Members of the 20162017 Arizona Crop Protection Association board of directors include front row from left  Mike Charles President Andy Hancock Willie Negroni Clark Webb and Cory Weddle Back row from left  Chris Denning Ken Narramore Treasurer Hank Mager and Andy Hampton Not pictured are Ty Currie and Vice President Jeff Boydston

Members of the 2016-2017 Arizona Crop Protection Association board of directors include: front row from left - Mike Charles, President Andy Hancock, Willie Negroni, Clark Webb, and Cory Weddle. Back row from left - Chris Denning, Ken Narramore, Treasurer Hank Mager, and Andy Hampton. Not pictured are Ty Currie and Vice President Jeff Boydston.

‘Discovery to launch’ – the slow road to bring pesticides to market

The average cost to bring a new farm chemical active ingredient to market from 2010-2014 was a budget-busting $286 million – about $134 million more than in 1995. Most research on new AI's focuses on the product’s impact on the environment and human health. That’s the way it should be, says Jesse Richardson of Dow AgroSciences.

Farmers often wonder why pesticides are expensive and why it takes so long to bring crop protection products to market.

The answer largely lies in the high costs associated with the discovery of a new pesticide active ingredient and the lengthy process to bring it to market. Also, chemical companies spend huge amounts of time and money to produce mountains of data to meet federal and state government requirements to achieve pesticide registration.

According to new data, the average cost to bring a new active ingredient to market from 2010-2014 was a budget-busting $286 million – about $134 million more than in 1995, according to the agricultural data firm Phillips McDougall.

 

 

The company says the average time from product discovery to market launch averaged about 11.3 years during the same time frame, four years longer compared to 1995.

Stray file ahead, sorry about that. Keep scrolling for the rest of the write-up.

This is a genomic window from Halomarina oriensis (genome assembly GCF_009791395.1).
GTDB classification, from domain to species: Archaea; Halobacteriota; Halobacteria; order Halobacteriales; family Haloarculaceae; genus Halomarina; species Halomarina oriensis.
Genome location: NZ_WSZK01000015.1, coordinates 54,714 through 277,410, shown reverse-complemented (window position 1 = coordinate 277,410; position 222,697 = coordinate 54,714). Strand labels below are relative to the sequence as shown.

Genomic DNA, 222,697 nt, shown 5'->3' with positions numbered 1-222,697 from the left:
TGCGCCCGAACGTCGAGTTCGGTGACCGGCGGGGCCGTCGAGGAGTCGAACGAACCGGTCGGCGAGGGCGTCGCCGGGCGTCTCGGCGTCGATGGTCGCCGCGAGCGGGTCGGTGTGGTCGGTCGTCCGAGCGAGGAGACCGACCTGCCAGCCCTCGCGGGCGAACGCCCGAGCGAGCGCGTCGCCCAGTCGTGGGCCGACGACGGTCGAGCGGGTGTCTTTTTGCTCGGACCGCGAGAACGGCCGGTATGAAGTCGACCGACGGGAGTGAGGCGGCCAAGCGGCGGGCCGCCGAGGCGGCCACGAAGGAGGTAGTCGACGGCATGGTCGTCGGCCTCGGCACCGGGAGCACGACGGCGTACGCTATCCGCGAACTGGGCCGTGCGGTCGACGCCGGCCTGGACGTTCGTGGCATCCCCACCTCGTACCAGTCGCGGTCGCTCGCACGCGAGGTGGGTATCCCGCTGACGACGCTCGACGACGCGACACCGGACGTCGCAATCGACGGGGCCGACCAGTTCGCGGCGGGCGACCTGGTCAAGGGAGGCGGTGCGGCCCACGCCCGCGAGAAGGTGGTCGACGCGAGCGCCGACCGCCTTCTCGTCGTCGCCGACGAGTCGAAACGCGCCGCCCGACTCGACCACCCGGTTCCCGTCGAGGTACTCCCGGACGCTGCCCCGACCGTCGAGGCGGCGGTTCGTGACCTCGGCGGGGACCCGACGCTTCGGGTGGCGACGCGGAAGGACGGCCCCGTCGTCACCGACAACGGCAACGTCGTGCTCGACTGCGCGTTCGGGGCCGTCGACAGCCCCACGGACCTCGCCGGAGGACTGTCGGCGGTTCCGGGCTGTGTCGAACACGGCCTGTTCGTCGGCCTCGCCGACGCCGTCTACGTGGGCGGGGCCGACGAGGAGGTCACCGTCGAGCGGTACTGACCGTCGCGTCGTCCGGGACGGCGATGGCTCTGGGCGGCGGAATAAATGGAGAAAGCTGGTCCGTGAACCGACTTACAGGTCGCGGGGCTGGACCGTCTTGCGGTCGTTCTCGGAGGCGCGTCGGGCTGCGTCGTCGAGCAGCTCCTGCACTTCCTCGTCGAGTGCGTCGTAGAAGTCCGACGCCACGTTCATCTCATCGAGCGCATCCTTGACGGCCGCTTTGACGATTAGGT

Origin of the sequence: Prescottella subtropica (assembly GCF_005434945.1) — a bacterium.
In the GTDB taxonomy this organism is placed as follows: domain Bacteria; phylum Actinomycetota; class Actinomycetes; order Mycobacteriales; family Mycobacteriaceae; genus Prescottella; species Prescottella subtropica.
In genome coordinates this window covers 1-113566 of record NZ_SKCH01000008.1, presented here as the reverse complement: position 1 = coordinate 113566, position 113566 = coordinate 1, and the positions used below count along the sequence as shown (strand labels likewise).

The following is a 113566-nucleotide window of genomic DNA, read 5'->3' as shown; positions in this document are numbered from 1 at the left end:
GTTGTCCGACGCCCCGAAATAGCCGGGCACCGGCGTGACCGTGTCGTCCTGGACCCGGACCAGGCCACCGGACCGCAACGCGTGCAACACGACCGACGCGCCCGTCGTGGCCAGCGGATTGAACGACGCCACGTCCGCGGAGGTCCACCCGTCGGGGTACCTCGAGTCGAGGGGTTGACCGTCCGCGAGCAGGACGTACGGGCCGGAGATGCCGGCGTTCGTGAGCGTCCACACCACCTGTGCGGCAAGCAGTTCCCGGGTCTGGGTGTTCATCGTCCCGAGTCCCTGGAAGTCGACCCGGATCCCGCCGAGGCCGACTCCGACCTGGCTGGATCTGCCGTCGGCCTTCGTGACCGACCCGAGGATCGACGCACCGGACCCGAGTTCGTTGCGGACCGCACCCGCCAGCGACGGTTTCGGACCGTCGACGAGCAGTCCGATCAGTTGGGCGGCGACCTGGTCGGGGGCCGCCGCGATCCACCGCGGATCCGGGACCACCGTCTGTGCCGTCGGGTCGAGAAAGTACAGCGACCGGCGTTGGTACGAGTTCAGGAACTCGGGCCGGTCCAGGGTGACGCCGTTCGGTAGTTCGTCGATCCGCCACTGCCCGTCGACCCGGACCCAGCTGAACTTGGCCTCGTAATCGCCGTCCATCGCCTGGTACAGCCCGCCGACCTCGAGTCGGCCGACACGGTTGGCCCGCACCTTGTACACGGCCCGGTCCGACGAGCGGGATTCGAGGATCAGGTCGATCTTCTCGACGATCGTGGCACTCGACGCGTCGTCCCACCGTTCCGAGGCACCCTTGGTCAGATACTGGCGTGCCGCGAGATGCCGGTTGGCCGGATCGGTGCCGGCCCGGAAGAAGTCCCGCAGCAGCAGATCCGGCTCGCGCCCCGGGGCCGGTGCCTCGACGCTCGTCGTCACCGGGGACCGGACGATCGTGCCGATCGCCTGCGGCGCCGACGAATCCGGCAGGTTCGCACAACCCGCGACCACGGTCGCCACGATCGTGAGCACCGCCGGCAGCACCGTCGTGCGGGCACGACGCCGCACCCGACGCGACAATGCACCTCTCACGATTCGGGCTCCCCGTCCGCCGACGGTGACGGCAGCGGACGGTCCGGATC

“Product development and registration requirements are complex, interrelated, cross functional, and extremely expensive,” says Jesse Richardson, research scientist with Dow AgroSciences (Dow).

Richardson explained the lengthy and expensive process with pest control advisors and other agricultural industry members at the 2016 Desert Ag Conference held in Chandler, Ariz. in April, sponsored by the Arizona Crop Protection Association.

The Dow scientist provides technical services and product development support in agronomic and horticultural crops in California, Arizona, and New Mexico. He recently marked his 30th year with the company.

He has served as an adjunct professor at California State University, Fresno since 2009, guest lecturing in upper division pest management courses.

“When I look at a jug of farm chemical, I think of the tremendous amount of work that went to bring the product to market, and the incredible investments of money and time,” Richardson told the crowd.

Richardson prefaced his conference remarks, saying his comments were about the farm chemical industry overall, and not about every farm chemical company or Dow specifically.

Three stages of pesticide development

Richardson says many chemical companies follow three phases or stages to bring a pesticide active ingredient to market – discovery, pre-development, and development. The initial product discovery is kept hush-hush.

“When a new AI is discovered, chemical companies play this very close to the vest,” he says. “We keep it very quiet.”

During the tight-lipped period, the product’s potential uses are identified. The company determines initial use rates, product uses (insecticide, herbicide, fungicide, etc.), and its competitive performance against other products already in the marketplace.

The optimum formulation is determined, whether it’s an emulsifiable concentrate, wettable powder, a suspension concentrate, an oil dispersion, or other formulation. Companies also conduct critical preliminary toxicology and environmental evaluations.

On the legal side, companies assess if the product could meet registration requirements at the federal and state levels. A patent assessment determines whether another company has already patented the same chemistry.

Sales, volume, and profit estimates are established to determine if the product can financially make money for the company. If not, the company leadership will likely axe the product.

Launch of the green chemistry era

Richardson shared one Dow AgroSciences-specific story on a new product discovery. A Dow discovery scientist was on vacation in the Caribbean where he found an abandoned rum still. The scientist took a sample of the soil back home.